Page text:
views of ancient buildings, and reproductions of
old printings and engravings, etc. Large 4to.
12JX10 inches. Edition limited to 350 copies.
New York and London: John Lane. $35.00
John Lane is publishing in a sumptuous volume
the latest work in historical research in the time of
the Stuarts, by Allan Fea, whose earlier work in
“The Flight of the King,” “After Worcester
Fight,” etc., is well known. This volume is called
“Memoirs of the Martyr King,” and is the detailed
record of the last two years of the reign of Charles
the First. The memoirs of those who were in close
attendance upon the King, and which are included
in the second part of this book, contain many vivid
accounts of their efforts to facilitate his escape.
Among these the narrative of Sir Thomas Herbert
is of great importance, and is here published for the
first time in its original form, as it transpires that
the publication of 1702 differs materially both from
the original manuscript and from the copy in Her-
bert’s hand-writing. The first part of the book is
devoted to a diary or itinerary of the King’s move-
ments from April 27, 1646, until the final scene at
Whitehall, thus fixing dates which are often missing
in the memoirs that follow. The memoirs included
in the second part are the narratives written by Dr.
Michael Hudson, the King’s chaplain; Sir Thomas
Herbert, Major Huntington, Sir John Berkeley,
John Ashburton, Sir Henry Firebrace and Colonel
Edward Cooke. The remarkable feature of this
handsome quarto is the abundance of photogravure
and collotype illustrations from old portraits, views
of old houses and buildings, and relics belonging to
the descendants of various people who received the
fugitive King, and who have allowed photographs
to be taken for this especial purpose. The portrait
of Charles the First by Lely, after Van Dyke, at the
Dresden Gallery, is reproduced in colours as frontis-
piece, and the handsome design on the King’s Bible,
which the monarch gave to Archbishop Juxon, has
been carefully reproduced as the cover of the pres-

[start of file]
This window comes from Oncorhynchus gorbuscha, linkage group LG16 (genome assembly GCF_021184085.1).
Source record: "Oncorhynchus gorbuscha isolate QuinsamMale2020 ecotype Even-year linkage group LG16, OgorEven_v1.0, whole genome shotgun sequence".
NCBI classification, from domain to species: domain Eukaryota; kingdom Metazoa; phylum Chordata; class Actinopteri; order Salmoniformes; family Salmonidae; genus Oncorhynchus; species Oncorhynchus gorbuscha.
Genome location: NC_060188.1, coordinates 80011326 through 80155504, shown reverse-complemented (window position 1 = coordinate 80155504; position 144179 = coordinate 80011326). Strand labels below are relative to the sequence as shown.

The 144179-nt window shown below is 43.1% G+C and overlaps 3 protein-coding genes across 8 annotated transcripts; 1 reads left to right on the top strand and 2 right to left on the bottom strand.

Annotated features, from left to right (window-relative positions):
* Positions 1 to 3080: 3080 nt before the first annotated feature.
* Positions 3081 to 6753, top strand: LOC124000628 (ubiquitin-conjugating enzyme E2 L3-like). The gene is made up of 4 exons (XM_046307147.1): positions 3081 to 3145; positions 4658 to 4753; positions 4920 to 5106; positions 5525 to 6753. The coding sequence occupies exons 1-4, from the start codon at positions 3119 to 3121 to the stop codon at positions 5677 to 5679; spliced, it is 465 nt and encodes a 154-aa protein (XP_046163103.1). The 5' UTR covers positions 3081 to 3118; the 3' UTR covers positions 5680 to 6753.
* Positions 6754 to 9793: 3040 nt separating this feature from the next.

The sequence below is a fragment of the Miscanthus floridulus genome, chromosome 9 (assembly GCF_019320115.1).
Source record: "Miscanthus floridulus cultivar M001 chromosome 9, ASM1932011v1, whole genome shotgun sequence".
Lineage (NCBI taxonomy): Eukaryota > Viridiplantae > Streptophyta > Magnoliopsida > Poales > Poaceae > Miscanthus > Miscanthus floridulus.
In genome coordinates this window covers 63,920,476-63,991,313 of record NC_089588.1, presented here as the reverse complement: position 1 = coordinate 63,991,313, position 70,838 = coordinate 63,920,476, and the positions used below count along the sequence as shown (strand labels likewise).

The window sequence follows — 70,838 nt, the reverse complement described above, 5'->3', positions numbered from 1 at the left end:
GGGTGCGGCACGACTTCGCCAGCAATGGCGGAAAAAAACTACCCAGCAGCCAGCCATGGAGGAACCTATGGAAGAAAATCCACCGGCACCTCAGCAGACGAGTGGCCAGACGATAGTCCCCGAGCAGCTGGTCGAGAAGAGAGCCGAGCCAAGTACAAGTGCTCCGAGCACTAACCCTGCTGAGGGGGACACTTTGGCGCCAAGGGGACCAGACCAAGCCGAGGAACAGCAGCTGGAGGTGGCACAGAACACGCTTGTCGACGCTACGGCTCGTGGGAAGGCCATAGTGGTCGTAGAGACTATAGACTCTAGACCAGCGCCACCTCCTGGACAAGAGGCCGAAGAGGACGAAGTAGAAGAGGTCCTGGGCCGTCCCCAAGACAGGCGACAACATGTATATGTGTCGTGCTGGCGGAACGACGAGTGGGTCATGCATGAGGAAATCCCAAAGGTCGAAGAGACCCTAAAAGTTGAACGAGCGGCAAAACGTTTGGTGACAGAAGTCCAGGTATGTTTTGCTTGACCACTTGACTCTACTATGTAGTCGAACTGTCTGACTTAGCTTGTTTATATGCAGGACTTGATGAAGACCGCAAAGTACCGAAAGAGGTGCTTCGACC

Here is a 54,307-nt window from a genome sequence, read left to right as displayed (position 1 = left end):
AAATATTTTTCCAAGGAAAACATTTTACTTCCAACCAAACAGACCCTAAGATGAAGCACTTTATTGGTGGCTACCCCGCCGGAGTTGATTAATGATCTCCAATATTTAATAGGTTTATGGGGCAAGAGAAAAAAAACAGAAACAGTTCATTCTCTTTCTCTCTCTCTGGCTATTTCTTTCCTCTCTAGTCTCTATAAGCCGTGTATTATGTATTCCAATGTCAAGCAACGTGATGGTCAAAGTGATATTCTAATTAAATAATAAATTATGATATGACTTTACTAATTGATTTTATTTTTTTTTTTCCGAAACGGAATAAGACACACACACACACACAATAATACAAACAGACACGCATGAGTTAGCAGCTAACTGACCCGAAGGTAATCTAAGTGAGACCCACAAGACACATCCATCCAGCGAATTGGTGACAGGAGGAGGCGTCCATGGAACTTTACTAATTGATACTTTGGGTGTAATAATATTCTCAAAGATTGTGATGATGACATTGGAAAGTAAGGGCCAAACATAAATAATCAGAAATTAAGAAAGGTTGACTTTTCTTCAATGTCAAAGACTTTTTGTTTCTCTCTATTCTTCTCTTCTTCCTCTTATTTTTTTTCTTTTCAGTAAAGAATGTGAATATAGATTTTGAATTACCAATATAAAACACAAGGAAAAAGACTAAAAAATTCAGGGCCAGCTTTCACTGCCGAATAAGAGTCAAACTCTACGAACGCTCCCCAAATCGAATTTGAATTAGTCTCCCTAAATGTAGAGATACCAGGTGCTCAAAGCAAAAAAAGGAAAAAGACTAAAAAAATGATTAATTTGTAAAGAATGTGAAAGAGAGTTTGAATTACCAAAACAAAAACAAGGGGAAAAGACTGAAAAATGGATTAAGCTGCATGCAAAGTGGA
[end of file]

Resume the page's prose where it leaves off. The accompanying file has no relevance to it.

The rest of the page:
ent volume, being stamped in gold upon leather.
Dumas’Paris. By Francis Miltoun. i2mo. Pages 395.
With Maps and Illustrations. Boston: L. C. Page &
Co. $1.60 net.
The Younger American Poets. By Jessie B. Ritten-
house. i2mo. Pages 352. Illustrated. Boston: Little,
Brown & Co. $1.50 net.
A Garden with House Attached. By Sarah Warner
Brooks. 8vo. Pages 118. Illustrated. Boston: Rich-
ard G. Badger. $1.50.
URRENT ART EVENTS.
It is a pleasure to call the attention
of our readers this month to the work of
an American artist who seems to be ex-
pressing real individuality and shows no signs of
pandering to foreign influences. His work savours
of the soil, and is inspired with true artistic spirit.
The result should receive the admiration of all who
are interested in the development of native sculp-
ture. Mr. Jerome Conner has recently executed the
Kirkpatrick monument at Syracuse, which is one of
three statues provided for by a fund bequeathed to
the Onondaga County Historical Association, by
WALT WHITMAN. BY JEROME CONNER
William Kirkpatrick. The group, an illustration
of which we show herewith, is representative of the
vital idea of the association, viz., that of preserving
for future generations the history of their immensely
interesting locality. Mr. Conner took for his mod-
els living members of the Onondaga tribe of
Indians, and the result is a very faithful render-
ing, not only of the type, but of the manner of cloth-
ing, the very trick of the fingers in the use of the
bow, and other racial traits. The idea of the donor
is an admirable one, and it is hoped that his exam-
ple will be followed in many localities where people
of means should do their utmost to preserve for
those who come after them all that is beautiful, and
therefore spiritually and practically elevating, in
the historical traditions of their neighbourhoods.
The pictorial representation of history was ever the